An advisory panel representing various stakeholder groups and agencies will monitor these phases, then take all the resulting information and come to a consensus on recommendations to submit to the Coast Guard that would increase vessel safety and decrease the risk of spills in the inlet.

“At the end of it, we will have this risk picture. They’ll look at it and say, ‘OK, these are the things we can do to reduce the risk — either reduce the frequency of the accidents or the severity or the consequences of the accidents,” Robertson said.

The recommendations could be simple or complex. Some of the suggestions from the Aleutians advisory panel in the wake of the Selendang Ayu spill, for example, were for the Coast Guard to keep specialized equipment on-board and to have different vessels available to respond immediately to an incident.

“Some might be fulfilled just by the Coast Guard tweaking how it operates. Some others might require new regulations, so that you’d have a whole new regulatory process that would kick in that would include public comments and writing new regulations and rules and so forth,” Rombach said. “We really don’t know where this will take us, but some of it could be quickly implemented, some other suggestions might take longer to implement.”

Rombach said the advisory panel will operate as independently from the management team as possible, even to the point that some of its recommendations may not be exactly what the steering agencies would like to see result from the process.

“We (CIRCAC) would like to see (a requirement for) double-hulled vessels, for example. But the recommendation might be that, based on the hazards that are identified and the traffic patterns that are projected, the panel may say, ‘We don’t think that’s necessary.’ So we know that there might be some undesirable recommendations (from what CIRCAC may prefer) that might come out of this, and we’re prepared for that.”

Currently, applicants are being sought to serve on the advisory panel, with one panelist and one alternate from 12 identified stakeholder categories, including Cook Inlet ports and harbors; land and natural resource managers; Alaska Native Tribes and subsistence users; nongovernmental organizations; the fishing industry; mariners in local trades, including tugs and barges, container ships and tank vessels; marine salvage and rescue tug operators; marine pilots; and oil platform or mobile drilling platform operators.

Panelists will be appointed as individuals, not representatives of a company or organization, and will be selected based on their knowledge of local infrastructure, relevant industries, waterways, navigation, weather, habitat and area use.

“I consider this our key to success is seating a good advisory panel. We’re looking for folks with knowledge of their stakeholder group, willing to come to the table and learn. Our experience with this process is everyone has something to teach everyone else,” Robertson said.

The deadline for submitting an application to serve on the advisory panel is Aug. 26. The application can be downloaded on the risk assessment website, Completed forms can be emailed to or faxed to 240-368-7467. Notification of the selections is expected by Sept. 1, with the first panel meeting slated for Sept. 12 in Anchorage.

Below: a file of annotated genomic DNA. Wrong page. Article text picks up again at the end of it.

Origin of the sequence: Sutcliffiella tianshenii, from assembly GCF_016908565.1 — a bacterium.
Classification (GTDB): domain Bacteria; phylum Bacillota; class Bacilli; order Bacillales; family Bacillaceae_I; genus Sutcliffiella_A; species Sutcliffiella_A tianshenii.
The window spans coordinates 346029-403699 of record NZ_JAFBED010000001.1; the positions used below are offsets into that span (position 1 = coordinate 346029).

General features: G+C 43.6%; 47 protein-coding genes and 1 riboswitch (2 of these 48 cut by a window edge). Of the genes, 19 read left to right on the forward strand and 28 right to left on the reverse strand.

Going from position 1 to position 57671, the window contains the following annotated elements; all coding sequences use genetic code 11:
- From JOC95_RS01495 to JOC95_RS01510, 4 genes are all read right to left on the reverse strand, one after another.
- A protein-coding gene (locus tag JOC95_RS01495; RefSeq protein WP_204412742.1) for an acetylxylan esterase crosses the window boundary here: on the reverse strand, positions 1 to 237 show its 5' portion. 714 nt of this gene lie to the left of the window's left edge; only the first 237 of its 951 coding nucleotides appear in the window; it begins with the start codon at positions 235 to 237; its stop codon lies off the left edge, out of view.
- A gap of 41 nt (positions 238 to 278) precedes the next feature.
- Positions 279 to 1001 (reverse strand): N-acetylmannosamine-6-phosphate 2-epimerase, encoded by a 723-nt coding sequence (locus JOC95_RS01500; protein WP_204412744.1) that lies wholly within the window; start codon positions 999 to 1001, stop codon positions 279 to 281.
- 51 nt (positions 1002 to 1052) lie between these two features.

For more information on the risk assessment, including all relevant documents, schedules and contacts that will be updated as the process continues, visit

As this process begins, Rombach cautions Cook Inlet residents to realize that it takes more than good luck to avoid oil spills.

“Particularly in a place like Cook Inlet, and particularly with the nature of the cargo largely being gas or oil, that just almost screams for this attention to be given to navigational hazards. We would like to think that the shippers in Cook Inlet, the oil processors and operators, the oversight of our organization and the presence of an outfit like (Cook Inlet Spill Prevention and Response), that we are as prepared as any place on Earth for an incident of almost any kind,” he said. “This is just one more piece of the puzzle that hopefully, when the effort is all said and done, we will have a product and set of recommendations that will take us even further than other parts of the country, and other parts of the world, in preparedness.”

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Mite concerning — Red mass on East Mackey Lake leaves biologists scratching heads

By Dr. David Wartinbee, for the Redoubt Reporter

Alaskans have been seeing red quite a lot lately.

Photos courtesy of Dr. David Wartinbee. A mysterious red mass drifts to the shore of East Mackey Lake on Aug. 4. The mass is thought to be a massive hatch of larval mites, though it’s not known for sure why so many ended up on the surface at the same time.

We recently heard about reddish-colored fungal spores that were found en masse in Kivalina. Then there was red-colored water in Kachemak Bay, similar to a red tide, though not harmful. Apparently it’s now the central Kenai Peninsula’s turn.

I was taxiing my plane to the dock at the northern end of East Mackey Lake on Aug. 4 when I spotted a 100-yard streak, between 10 and 30 feet wide, of bright red stuff in the water. As I tied up the plane, the wind shifted and this fire-engine red material drifted toward the plane.

As an aquatic biologist for 40 years, I had never seen anything like this and was way beyond curious. I took photographs as it approached and got out a jar to collect a small sample. Yes, as a geeky biologist, I almost always carry a few jars for collecting bugs or other interesting things.

The red stuff was on the surface of the water and was made up of very small particles. Continue reading

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KPB mayor aspirants carry peninsula roots

By Naomi Klouda

Photo courtesy of the Homer Tribune. Kenai Peninsula Borough mayor candidates Tim O’Brien, left, and Fred Sturman speak at a candidate forum.

Homer Tribune

If there is one trait held in common by all six candidates hoping to fill the top borough political slot, it is their love for telling how they came to live and contribute to life on the Kenai Peninsula.

All six candidates running for Kenai Peninsula Borough mayor spoke about his or her own roots on the peninsula at a forum provided last week by the Kachemak Board of Realtors. Continue reading